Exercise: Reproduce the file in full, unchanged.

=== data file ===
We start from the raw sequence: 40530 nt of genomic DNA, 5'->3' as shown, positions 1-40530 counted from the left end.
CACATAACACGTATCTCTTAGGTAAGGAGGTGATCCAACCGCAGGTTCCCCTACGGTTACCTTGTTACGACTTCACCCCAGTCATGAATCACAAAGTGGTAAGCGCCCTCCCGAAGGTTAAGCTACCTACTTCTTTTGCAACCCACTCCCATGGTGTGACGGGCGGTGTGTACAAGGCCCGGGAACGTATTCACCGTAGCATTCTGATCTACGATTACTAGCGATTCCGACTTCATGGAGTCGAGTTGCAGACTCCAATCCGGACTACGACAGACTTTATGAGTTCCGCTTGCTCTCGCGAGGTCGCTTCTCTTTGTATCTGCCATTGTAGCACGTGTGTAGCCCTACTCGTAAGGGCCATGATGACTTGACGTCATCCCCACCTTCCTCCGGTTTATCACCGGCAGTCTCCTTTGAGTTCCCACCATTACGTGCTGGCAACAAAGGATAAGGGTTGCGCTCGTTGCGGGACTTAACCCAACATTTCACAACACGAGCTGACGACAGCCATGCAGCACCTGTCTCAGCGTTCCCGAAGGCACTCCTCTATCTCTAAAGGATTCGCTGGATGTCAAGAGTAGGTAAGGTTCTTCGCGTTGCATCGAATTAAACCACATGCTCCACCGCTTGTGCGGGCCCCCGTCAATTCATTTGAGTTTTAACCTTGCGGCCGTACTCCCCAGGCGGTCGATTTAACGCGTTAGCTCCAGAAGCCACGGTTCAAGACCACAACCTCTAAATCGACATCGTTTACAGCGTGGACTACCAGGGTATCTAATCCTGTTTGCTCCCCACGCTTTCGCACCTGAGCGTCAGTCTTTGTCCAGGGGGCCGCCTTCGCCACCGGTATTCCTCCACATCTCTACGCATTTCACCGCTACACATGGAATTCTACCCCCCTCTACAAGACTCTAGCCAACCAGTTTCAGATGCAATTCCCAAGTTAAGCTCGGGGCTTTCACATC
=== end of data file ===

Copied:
We start from the raw sequence: 40530 nt of genomic DNA, 5'->3' as shown, positions 1-40530 counted from the left end.
CACATAACACGTATCTCTTAGGTAAGGAGGTGATCCAACCGCAGGTTCCCCTACGGTTACCTTGTTACGACTTCACCCCAGTCATGAATCACAAAGTGGTAAGCGCCCTCCCGAAGGTTAAGCTACCTACTTCTTTTGCAACCCACTCCCATGGTGTGACGGGCGGTGTGTACAAGGCCCGGGAACGTATTCACCGTAGCATTCTGATCTACGATTACTAGCGATTCCGACTTCATGGAGTCGAGTTGCAGACTCCAATCCGGACTACGACAGACTTTATGAGTTCCGCTTGCTCTCGCGAGGTCGCTTCTCTTTGTATCTGCCATTGTAGCACGTGTGTAGCCCTACTCGTAAGGGCCATGATGACTTGACGTCATCCCCACCTTCCTCCGGTTTATCACCGGCAGTCTCCTTTGAGTTCCCACCATTACGTGCTGGCAACAAAGGATAAGGGTTGCGCTCGTTGCGGGACTTAACCCAACATTTCACAACACGAGCTGACGACAGCCATGCAGCACCTGTCTCAGCGTTCCCGAAGGCACTCCTCTATCTCTAAAGGATTCGCTGGATGTCAAGAGTAGGTAAGGTTCTTCGCGTTGCATCGAATTAAACCACATGCTCCACCGCTTGTGCGGGCCCCCGTCAATTCATTTGAGTTTTAACCTTGCGGCCGTACTCCCCAGGCGGTCGATTTAACGCGTTAGCTCCAGAAGCCACGGTTCAAGACCACAACCTCTAAATCGACATCGTTTACAGCGTGGACTACCAGGGTATCTAATCCTGTTTGCTCCCCACGCTTTCGCACCTGAGCGTCAGTCTTTGTCCAGGGGGCCGCCTTCGCCACCGGTATTCCTCCACATCTCTACGCATTTCACCGCTACACATGGAATTCTACCCCCCTCTACAAGACTCTAGCCAACCAGTTTCAGATGCAATTCCCAAGTTAAGCTCGGGGCTTTCACATC